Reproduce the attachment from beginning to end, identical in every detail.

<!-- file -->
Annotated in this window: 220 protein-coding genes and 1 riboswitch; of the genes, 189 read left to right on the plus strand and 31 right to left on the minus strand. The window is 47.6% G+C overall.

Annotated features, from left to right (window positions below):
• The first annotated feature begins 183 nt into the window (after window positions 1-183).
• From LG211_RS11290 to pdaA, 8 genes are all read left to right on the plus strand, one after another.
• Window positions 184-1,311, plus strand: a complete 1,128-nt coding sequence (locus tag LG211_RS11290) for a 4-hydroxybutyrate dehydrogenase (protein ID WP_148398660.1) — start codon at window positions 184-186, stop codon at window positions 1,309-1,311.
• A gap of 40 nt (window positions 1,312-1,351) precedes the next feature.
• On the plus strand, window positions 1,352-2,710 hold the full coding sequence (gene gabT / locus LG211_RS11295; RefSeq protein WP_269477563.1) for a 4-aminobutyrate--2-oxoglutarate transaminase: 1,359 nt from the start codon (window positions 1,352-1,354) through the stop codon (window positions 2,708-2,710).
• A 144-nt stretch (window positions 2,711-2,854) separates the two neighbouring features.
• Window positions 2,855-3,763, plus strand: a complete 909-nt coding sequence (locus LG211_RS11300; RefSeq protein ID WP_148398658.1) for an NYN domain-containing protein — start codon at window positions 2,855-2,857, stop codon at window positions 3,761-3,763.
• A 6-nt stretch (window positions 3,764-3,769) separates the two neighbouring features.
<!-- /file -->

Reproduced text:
Annotated in this window: 220 protein-coding genes and 1 riboswitch; of the genes, 189 read left to right on the plus strand and 31 right to left on the minus strand. The window is 47.6% G+C overall.

Annotated features, from left to right (window positions below):
• The first annotated feature begins 183 nt into the window (after window positions 1-183).
• From LG211_RS11290 to pdaA, 8 genes are all read left to right on the plus strand, one after another.
• Window positions 184-1,311, plus strand: a complete 1,128-nt coding sequence (locus tag LG211_RS11290) for a 4-hydroxybutyrate dehydrogenase (protein ID WP_148398660.1) — start codon at window positions 184-186, stop codon at window positions 1,309-1,311.
• A gap of 40 nt (window positions 1,312-1,351) precedes the next feature.
• On the plus strand, window positions 1,352-2,710 hold the full coding sequence (gene gabT / locus LG211_RS11295; RefSeq protein WP_269477563.1) for a 4-aminobutyrate--2-oxoglutarate transaminase: 1,359 nt from the start codon (window positions 1,352-1,354) through the stop codon (window positions 2,708-2,710).
• A 144-nt stretch (window positions 2,711-2,854) separates the two neighbouring features.
• Window positions 2,855-3,763, plus strand: a complete 909-nt coding sequence (locus LG211_RS11300; RefSeq protein ID WP_148398658.1) for an NYN domain-containing protein — start codon at window positions 2,855-2,857, stop codon at window positions 3,761-3,763.
• A 6-nt stretch (window positions 3,764-3,769) separates the two neighbouring features.